HTML5 in the Web browser: Geolocation, JavaScript, and HTML5 extras

Geolocation, Web Workers, History manipulation, undo, iFrame sandboxes, and other HTML5 specs laying the groundwork for a safer and smarter Web

Many of the basic elements are supported across all major browsers, but the same can't be said for a number of the elements that seem less obviously useful. At this moment, the <figure> tag for attaching a movable figure to a section of text will work in Firefox 4.0 but not in Safari. The <ruby> tag used to annotate Asian symbols sort of works with Safari but not with Firefox.

Saying that a tag is "supported" here is not as straightforward as with other HTML5 features -- the semantics require more specification. It's one thing to write down requirements to store data, but it's another to specify just what a browser should do when laying out blocks of text. Even after the browsers start recognizing these tags, the browsers will probably choose to display the information inside the tags in slightly different ways.

Many of the ideas that ended up in this collection seem tiny or inconsequential, but underestimating them would be a mistake. Although they are often just patches or fixes to ideas that date from the beginning of the Web, they open the door for many of the newest, savviest Web crawlers to extract more information from the pages.

While the first effect of these rules will be to improve the display and layout, they could also unlock deeper features by making it easier for computers to understand exactly what is going on. The newer tags do a better job of indicating the role of the text in the document, and this may aid artificial intelligence in making better sense of the text between the tags.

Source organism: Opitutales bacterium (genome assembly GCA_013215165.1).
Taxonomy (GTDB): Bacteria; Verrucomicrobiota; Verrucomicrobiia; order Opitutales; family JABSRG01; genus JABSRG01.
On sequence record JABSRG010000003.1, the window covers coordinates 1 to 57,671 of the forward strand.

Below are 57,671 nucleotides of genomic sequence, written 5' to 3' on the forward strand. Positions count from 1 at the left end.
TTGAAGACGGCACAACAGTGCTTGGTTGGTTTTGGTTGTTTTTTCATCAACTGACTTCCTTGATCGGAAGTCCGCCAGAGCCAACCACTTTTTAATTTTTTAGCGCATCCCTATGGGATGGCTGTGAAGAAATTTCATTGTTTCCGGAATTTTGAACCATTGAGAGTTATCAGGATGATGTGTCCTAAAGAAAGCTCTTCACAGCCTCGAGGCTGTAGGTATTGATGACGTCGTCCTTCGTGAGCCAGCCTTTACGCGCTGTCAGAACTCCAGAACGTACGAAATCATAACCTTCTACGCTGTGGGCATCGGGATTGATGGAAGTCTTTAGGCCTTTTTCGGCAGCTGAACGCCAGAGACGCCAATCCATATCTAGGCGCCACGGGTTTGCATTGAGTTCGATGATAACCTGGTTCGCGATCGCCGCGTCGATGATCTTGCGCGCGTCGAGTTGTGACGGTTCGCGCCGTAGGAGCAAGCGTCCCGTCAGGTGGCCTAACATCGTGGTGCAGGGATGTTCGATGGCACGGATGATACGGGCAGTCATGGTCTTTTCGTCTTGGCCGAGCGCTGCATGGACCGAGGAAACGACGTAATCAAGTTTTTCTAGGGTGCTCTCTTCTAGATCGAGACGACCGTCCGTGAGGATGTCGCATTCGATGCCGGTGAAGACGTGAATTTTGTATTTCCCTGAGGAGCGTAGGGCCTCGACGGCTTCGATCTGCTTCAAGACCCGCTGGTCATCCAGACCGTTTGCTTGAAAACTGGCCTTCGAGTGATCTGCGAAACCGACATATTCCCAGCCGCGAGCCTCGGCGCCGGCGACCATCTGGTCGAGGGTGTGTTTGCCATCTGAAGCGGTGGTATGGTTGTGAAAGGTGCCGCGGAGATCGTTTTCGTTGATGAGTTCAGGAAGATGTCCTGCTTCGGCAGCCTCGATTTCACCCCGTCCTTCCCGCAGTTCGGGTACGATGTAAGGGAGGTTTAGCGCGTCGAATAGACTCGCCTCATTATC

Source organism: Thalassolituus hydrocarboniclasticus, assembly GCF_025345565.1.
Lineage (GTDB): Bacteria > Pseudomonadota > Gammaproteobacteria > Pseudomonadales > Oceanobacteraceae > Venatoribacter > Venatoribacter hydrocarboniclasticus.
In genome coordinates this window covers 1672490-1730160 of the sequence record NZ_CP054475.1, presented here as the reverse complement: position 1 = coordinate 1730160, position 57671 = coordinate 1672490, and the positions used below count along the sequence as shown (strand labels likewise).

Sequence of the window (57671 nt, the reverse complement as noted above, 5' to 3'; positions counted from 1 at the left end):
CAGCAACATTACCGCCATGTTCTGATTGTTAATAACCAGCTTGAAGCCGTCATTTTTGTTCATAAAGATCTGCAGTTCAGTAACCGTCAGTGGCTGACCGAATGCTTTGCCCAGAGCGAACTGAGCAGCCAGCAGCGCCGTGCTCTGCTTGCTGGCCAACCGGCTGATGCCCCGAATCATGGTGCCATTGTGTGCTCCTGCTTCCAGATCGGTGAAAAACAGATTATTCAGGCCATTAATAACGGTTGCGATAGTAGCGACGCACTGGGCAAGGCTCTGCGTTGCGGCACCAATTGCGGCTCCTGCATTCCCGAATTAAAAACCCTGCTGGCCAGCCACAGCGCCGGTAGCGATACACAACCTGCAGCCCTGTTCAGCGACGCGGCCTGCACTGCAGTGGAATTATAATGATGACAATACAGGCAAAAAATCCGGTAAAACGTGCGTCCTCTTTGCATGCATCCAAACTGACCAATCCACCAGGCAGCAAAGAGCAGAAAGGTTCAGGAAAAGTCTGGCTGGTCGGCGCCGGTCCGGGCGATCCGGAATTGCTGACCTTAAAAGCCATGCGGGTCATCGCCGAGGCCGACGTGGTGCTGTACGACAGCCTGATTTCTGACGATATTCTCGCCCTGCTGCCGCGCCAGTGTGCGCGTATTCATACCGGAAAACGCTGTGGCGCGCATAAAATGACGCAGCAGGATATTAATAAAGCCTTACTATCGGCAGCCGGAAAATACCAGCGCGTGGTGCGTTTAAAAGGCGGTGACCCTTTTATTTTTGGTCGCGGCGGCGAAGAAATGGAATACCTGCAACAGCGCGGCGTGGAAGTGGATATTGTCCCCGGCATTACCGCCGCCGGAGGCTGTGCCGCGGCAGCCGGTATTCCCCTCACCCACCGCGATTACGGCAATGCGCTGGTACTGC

Smoothing the developer's job and doing a better job of segregating the DOM-level manipulation from the background tasks will open up another possibility: Automatic crawlers will be able to make some sense of the JavaScript running. While there are deep theoretical barriers, better parsing and a strict separation between the display-level work and the real processing may help crawlers suss out what the JavaScript is trying to do. This is a long way off, but it's one tiny method where the HTML5 may bring us closer to smart search engines and some of the predictions for artificial intelligence from the far-flung realms of science fiction.

This story, "HTML5 in the browser: Geolocation, JavaScript, and HTML5 extras," was originally published at InfoWorld.com. Follow the latest news in application development and HTML5 at InfoWorld.com. For the latest business technology news, follow InfoWorld.com on Twitter.

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